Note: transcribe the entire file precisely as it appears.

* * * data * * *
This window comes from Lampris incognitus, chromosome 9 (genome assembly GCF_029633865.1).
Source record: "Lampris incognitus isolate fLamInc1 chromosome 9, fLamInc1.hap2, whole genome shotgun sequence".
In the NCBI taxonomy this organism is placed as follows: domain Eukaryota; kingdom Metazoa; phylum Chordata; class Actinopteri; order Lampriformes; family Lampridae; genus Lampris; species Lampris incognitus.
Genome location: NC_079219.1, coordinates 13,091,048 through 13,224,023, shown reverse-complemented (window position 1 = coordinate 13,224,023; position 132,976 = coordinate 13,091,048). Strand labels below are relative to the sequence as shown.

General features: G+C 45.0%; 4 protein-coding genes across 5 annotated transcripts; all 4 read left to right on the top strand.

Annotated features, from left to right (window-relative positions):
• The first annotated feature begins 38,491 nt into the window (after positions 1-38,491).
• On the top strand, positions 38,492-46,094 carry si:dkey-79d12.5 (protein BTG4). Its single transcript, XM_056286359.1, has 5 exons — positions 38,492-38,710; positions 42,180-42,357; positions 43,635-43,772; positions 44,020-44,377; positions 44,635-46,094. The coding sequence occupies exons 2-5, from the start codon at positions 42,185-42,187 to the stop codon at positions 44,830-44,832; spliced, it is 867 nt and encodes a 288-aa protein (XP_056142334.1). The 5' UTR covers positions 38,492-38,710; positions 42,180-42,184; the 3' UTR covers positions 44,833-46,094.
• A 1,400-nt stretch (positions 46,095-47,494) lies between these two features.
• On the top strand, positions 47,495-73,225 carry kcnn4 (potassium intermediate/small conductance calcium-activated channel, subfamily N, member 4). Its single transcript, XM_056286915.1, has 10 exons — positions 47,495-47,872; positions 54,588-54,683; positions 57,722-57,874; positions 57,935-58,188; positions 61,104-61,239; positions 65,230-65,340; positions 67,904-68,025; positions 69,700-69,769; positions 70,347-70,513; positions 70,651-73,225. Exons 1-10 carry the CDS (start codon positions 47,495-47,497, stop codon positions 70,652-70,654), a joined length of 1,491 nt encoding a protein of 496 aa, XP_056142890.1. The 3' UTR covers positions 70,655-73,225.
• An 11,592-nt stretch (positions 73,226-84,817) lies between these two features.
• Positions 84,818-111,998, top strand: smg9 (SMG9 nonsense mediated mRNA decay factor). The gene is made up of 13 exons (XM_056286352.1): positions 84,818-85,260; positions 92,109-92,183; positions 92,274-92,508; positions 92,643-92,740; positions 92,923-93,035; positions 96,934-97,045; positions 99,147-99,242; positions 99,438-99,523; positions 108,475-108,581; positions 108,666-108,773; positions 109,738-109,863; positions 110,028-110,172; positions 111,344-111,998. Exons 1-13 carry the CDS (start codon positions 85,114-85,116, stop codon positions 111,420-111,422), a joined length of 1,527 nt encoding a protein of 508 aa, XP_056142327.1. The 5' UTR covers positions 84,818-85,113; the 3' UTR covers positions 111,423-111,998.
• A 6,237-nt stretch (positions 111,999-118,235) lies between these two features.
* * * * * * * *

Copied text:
This window comes from Lampris incognitus, chromosome 9 (genome assembly GCF_029633865.1).
Source record: "Lampris incognitus isolate fLamInc1 chromosome 9, fLamInc1.hap2, whole genome shotgun sequence".
In the NCBI taxonomy this organism is placed as follows: domain Eukaryota; kingdom Metazoa; phylum Chordata; class Actinopteri; order Lampriformes; family Lampridae; genus Lampris; species Lampris incognitus.
Genome location: NC_079219.1, coordinates 13,091,048 through 13,224,023, shown reverse-complemented (window position 1 = coordinate 13,224,023; position 132,976 = coordinate 13,091,048). Strand labels below are relative to the sequence as shown.

General features: G+C 45.0%; 4 protein-coding genes across 5 annotated transcripts; all 4 read left to right on the top strand.

Annotated features, from left to right (window-relative positions):
• The first annotated feature begins 38,491 nt into the window (after positions 1-38,491).
• On the top strand, positions 38,492-46,094 carry si:dkey-79d12.5 (protein BTG4). Its single transcript, XM_056286359.1, has 5 exons — positions 38,492-38,710; positions 42,180-42,357; positions 43,635-43,772; positions 44,020-44,377; positions 44,635-46,094. The coding sequence occupies exons 2-5, from the start codon at positions 42,185-42,187 to the stop codon at positions 44,830-44,832; spliced, it is 867 nt and encodes a 288-aa protein (XP_056142334.1). The 5' UTR covers positions 38,492-38,710; positions 42,180-42,184; the 3' UTR covers positions 44,833-46,094.
• A 1,400-nt stretch (positions 46,095-47,494) lies between these two features.
• On the top strand, positions 47,495-73,225 carry kcnn4 (potassium intermediate/small conductance calcium-activated channel, subfamily N, member 4). Its single transcript, XM_056286915.1, has 10 exons — positions 47,495-47,872; positions 54,588-54,683; positions 57,722-57,874; positions 57,935-58,188; positions 61,104-61,239; positions 65,230-65,340; positions 67,904-68,025; positions 69,700-69,769; positions 70,347-70,513; positions 70,651-73,225. Exons 1-10 carry the CDS (start codon positions 47,495-47,497, stop codon positions 70,652-70,654), a joined length of 1,491 nt encoding a protein of 496 aa, XP_056142890.1. The 3' UTR covers positions 70,655-73,225.
• An 11,592-nt stretch (positions 73,226-84,817) lies between these two features.
• Positions 84,818-111,998, top strand: smg9 (SMG9 nonsense mediated mRNA decay factor). The gene is made up of 13 exons (XM_056286352.1): positions 84,818-85,260; positions 92,109-92,183; positions 92,274-92,508; positions 92,643-92,740; positions 92,923-93,035; positions 96,934-97,045; positions 99,147-99,242; positions 99,438-99,523; positions 108,475-108,581; positions 108,666-108,773; positions 109,738-109,863; positions 110,028-110,172; positions 111,344-111,998. Exons 1-13 carry the CDS (start codon positions 85,114-85,116, stop codon positions 111,420-111,422), a joined length of 1,527 nt encoding a protein of 508 aa, XP_056142327.1. The 5' UTR covers positions 84,818-85,113; the 3' UTR covers positions 111,423-111,998.
• A 6,237-nt stretch (positions 111,999-118,235) lies between these two features.